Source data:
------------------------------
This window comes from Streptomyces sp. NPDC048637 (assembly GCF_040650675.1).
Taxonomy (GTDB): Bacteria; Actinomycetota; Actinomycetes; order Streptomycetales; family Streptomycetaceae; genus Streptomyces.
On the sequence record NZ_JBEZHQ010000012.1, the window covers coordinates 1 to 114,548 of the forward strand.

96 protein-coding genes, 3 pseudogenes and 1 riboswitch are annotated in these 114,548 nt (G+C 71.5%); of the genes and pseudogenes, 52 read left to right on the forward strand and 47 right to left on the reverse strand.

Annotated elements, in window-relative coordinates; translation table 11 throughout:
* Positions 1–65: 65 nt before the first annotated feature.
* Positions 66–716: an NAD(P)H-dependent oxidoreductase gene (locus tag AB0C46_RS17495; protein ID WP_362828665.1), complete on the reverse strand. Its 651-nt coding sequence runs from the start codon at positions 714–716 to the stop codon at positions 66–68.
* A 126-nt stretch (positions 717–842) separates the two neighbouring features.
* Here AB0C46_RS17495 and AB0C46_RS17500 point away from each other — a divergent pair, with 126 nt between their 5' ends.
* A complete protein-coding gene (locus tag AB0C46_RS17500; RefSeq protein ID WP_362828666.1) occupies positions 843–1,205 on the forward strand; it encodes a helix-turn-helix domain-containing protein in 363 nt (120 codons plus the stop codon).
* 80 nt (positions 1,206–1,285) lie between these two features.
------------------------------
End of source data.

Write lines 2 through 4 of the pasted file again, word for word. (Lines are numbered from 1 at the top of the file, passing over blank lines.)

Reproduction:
Taxonomy (GTDB): Bacteria; Actinomycetota; Actinomycetes; order Streptomycetales; family Streptomycetaceae; genus Streptomyces.
On the sequence record NZ_JBEZHQ010000012.1, the window covers coordinates 1 to 114,548 of the forward strand.

96 protein-coding genes, 3 pseudogenes and 1 riboswitch are annotated in these 114,548 nt (G+C 71.5%); of the genes and pseudogenes, 52 read left to right on the forward strand and 47 right to left on the reverse strand.